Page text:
Our Man in Marrakesh (also released under the title Bang! Bang! You're Dead!) is a low-key spy spoof from prolific producer Harry Alan Towers whose spectacularly uneven output embraced just about every exploitation genre one can think of. This particular production can best be described as innocuous but fairly entertaining.
Mr Casimir (Herbert Lom) is a spymaster anxiously awaiting a courier bringing two million dollars to buy some sensitive documents that he’s obtained by presumably rather nefarious methods. He knows the courier is one of six people catching a bus from Marrakesh but unfortunately he has no idea which one is the courier. Compounding the problem is that not one of the six people is what he appears to be.
Andrew Jessel (Tony Randall) has come to Marrakesh to build a hotel but he’s masquerading as an oilman. Krya Stanovy (Senta Berger) has half a dozen explanations for her presence in Morocco, none of them true. Mr Fairbrother (Wilfred Hyde-White) claims to be selling bathroom fittings while Mr Lillywhite (John le Mesurier) claims to be a promoter of package tours.
Jessel and Krya are thrown together when a dead body is found in Jessel’s hotel room. They have the police after them and Casimir’s men as well, led by the sinister Jonquil (Klaus Kinski). After being chased over half of Morocco they encounter an unlikely chieftain of a band of Arab bandits - the Eton-educated Al Caid (Terry-Thomas).
The plot is not exactly strong on originality but it doesn’t really matter. Don Sharp’s typically energetic direction ensures that the action doesn’t flag. And there is quite a bit of action.
This movie’s biggest asset is the delightful cast. Tony Randall might be an unlikely hero for a spy movie but this is hardly a serious spy movie and in any case Andrew Jessel is the archetypal innocent caught up in a web of espionage that he finds utterly bewildering and Randall has no difficulty playing that sort of character. In fact he’s rather good.
Senta Berger manages to be slightly ditzy, glamorous, mysterious and appealing which is exactly what her rôle calls for. Herbert Lom oozes smooth sinister charm in the inimitable Herbert Lom manner. Klaus Kinski was always well cast as a colourful heavy while Margaret Lee is fun as Casimir’s dotty girlfriend. John le Mesurier and Wilfred Hyde-White are wonderful as ever while Terry-Thomas sparkles as the old Etonian brigand leader. It’s a superb cast perfectly suited to the material.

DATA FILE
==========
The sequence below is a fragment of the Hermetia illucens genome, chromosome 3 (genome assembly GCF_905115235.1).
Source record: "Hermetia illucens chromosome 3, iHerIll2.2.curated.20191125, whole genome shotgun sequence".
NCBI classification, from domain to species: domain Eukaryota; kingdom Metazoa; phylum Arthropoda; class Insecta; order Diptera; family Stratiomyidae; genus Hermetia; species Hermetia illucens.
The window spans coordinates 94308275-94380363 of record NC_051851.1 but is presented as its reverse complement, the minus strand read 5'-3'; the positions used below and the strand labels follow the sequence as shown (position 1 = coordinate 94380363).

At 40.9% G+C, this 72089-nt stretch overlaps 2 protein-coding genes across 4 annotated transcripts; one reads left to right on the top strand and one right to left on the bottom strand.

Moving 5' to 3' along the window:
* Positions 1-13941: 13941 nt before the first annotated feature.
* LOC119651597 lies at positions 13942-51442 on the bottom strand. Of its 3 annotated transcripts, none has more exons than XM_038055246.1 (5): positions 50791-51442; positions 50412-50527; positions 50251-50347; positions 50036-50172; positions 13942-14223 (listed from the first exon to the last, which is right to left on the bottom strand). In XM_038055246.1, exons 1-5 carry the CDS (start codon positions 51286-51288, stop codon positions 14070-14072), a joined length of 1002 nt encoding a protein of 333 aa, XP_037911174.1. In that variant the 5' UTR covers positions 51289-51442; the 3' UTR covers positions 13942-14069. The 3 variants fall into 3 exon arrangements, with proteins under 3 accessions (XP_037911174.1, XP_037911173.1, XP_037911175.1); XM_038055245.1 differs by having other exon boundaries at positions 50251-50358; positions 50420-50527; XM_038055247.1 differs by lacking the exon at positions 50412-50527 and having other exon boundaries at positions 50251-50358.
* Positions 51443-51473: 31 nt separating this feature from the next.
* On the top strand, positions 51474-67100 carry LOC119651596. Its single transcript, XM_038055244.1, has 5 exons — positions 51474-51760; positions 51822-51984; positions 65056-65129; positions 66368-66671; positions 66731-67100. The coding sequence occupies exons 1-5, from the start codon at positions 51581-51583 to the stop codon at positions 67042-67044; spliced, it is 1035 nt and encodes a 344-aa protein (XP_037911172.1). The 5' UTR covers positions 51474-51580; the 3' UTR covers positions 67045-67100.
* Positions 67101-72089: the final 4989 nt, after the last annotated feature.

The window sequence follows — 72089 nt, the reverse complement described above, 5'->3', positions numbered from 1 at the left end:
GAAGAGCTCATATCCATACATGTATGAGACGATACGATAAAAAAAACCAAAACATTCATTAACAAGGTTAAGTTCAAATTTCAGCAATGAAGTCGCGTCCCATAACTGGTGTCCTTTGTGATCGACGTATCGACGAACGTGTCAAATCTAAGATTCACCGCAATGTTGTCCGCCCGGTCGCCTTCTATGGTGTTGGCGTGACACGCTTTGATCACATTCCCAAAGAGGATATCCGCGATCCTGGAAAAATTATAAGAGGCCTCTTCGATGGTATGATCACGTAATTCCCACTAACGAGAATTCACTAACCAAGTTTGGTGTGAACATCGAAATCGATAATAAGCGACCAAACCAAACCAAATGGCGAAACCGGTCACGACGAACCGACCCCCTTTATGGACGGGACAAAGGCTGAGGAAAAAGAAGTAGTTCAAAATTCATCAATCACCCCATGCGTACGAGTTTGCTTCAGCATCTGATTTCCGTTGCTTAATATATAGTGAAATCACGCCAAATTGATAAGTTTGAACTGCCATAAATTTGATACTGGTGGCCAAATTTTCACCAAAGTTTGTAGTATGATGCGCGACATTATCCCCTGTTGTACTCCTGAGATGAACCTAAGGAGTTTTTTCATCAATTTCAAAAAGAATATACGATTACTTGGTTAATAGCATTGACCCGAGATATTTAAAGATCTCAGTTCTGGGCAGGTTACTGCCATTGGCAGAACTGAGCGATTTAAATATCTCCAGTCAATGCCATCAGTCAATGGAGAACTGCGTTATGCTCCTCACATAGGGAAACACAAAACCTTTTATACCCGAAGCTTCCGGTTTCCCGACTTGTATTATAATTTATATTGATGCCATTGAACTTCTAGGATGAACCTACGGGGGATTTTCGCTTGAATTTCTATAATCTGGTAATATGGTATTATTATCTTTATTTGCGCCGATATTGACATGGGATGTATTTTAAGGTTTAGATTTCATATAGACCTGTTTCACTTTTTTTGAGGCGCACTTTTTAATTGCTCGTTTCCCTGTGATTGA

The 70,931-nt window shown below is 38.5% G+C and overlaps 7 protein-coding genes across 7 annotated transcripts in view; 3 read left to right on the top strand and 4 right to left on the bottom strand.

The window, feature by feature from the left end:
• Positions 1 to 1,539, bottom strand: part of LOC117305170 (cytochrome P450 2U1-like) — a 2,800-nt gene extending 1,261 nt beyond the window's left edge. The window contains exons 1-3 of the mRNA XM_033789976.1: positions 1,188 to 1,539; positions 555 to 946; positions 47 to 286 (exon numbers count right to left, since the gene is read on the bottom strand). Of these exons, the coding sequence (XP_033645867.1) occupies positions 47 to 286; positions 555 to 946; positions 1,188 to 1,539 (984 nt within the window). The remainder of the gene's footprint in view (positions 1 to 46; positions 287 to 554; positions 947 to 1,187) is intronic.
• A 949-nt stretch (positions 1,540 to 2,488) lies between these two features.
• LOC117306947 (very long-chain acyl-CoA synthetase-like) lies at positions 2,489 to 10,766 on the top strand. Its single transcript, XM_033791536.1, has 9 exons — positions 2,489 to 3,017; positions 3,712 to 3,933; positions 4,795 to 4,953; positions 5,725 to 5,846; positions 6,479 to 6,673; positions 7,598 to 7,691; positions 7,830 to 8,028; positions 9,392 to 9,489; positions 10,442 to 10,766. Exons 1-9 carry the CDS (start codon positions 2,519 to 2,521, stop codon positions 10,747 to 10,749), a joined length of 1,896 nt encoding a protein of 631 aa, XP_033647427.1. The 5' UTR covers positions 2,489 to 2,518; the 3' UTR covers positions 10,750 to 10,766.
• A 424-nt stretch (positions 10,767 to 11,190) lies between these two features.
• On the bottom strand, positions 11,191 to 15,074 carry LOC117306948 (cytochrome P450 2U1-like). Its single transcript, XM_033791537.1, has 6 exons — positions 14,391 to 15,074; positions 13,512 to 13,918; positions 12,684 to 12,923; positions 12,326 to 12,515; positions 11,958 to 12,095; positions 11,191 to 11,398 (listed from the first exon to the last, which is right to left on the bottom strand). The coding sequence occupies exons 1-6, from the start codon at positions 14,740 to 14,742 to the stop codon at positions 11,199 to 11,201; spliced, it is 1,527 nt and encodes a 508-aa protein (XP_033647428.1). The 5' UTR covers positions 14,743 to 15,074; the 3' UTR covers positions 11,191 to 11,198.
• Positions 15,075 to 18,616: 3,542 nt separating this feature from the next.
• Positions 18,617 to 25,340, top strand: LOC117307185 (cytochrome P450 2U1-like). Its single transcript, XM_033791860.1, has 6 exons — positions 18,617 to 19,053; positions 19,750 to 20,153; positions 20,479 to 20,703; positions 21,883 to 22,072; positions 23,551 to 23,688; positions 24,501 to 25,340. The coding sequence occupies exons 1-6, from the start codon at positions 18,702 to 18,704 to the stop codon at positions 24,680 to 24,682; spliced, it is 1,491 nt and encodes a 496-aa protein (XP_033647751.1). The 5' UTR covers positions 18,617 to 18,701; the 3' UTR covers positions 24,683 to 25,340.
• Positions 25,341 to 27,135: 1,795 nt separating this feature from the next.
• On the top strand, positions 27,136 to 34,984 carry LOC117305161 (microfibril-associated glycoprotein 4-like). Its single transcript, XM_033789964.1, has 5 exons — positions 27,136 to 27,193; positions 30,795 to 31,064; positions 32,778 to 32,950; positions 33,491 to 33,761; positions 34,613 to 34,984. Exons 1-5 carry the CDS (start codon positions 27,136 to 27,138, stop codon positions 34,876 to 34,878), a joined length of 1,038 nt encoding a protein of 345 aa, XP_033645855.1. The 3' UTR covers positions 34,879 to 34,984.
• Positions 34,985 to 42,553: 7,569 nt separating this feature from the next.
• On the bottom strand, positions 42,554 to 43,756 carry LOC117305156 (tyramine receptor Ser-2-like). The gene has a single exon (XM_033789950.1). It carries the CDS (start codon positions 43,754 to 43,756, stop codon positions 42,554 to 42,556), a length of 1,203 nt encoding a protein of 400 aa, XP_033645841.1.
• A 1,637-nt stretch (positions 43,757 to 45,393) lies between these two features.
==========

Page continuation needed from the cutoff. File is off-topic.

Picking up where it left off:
While it was the Bond films that caused the 60s spy movie craze Our Man in Marrakesh is not, unlike the Derek Flint movies (such as Our Man Flint) or the Matt Helm movies (such as The Wrecking Crew), a spoof of the Bond movies. It’s a spoof of an earlier generation of spy movies - movies like Hitchcock’s North by Northwest - which typically featured an ordinary guy who gets mixed up in espionage very much against his will.
Don Sharp was a logical choice to direct. He could always get good results on a limited budget and he was more than competent when it came to action scenes (and this one includes a couple of pretty decent action set-pieces).
The location shooting in Morocco certainly paid off, giving the movie the ideal atmosphere of intrigue in exotic locales.
While this is a spoof it’s a gentle kind of spoof. Don’t expect the outlandishness of a Matt Helm movie. This is a much more low-key sort of movie. There’s plenty of amusement to be had but then it throws in a moderately serious spy movie climax with a bit of real excitement.
This DVD is typical of Network’s releases - a good anamorphic transfer, no extras, and fairly reasonably priced.
Our Man in Marrakesh is the sort of movie that could never be made today. It’s innocent gently tongue-in-cheek good-natured fun with zero social comment and zero irony, absolutely no graphic violence and barely a hint of sex. It aims to do nothing more than deliver light-hearted entertainment and it succeeds admirably. It also has a simply wonderful cast. Highly recommended.